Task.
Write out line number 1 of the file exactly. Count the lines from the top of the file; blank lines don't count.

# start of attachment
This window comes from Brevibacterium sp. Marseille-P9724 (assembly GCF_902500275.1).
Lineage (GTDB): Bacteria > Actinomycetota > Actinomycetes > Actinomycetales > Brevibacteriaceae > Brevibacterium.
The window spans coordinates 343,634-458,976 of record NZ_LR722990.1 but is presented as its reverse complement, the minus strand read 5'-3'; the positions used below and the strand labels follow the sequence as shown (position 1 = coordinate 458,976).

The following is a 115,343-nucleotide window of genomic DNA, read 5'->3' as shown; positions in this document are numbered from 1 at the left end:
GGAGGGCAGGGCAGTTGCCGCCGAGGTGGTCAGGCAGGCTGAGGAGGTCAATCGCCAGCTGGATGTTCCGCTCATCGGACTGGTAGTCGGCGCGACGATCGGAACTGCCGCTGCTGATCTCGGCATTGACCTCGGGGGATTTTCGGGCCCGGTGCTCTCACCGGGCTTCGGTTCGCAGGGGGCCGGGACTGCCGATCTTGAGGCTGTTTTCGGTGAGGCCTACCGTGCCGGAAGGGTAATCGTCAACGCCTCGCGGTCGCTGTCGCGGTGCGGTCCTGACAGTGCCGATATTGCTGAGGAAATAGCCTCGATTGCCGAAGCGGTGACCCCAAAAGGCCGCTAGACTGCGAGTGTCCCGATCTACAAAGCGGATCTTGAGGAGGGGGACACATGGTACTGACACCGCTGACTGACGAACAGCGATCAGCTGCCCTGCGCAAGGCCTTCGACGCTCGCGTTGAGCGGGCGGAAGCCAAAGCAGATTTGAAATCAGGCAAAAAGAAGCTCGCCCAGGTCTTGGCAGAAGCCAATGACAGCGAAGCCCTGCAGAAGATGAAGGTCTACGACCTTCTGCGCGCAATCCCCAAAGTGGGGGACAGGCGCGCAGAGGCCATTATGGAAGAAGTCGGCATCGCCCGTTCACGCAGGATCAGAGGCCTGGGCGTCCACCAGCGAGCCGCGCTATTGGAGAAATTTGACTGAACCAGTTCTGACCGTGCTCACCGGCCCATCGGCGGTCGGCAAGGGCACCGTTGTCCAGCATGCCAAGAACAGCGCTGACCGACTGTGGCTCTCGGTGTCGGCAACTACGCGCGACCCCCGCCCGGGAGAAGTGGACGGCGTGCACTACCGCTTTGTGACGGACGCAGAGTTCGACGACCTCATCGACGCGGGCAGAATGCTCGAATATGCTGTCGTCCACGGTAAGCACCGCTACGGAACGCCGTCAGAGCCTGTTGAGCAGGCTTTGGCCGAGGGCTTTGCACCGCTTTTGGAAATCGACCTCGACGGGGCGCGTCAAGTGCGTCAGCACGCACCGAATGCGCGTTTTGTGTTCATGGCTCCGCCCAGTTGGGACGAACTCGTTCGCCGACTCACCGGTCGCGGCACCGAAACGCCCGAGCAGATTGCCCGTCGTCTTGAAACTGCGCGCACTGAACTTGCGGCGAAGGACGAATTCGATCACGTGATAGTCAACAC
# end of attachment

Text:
This window comes from Brevibacterium sp. Marseille-P9724 (assembly GCF_902500275.1).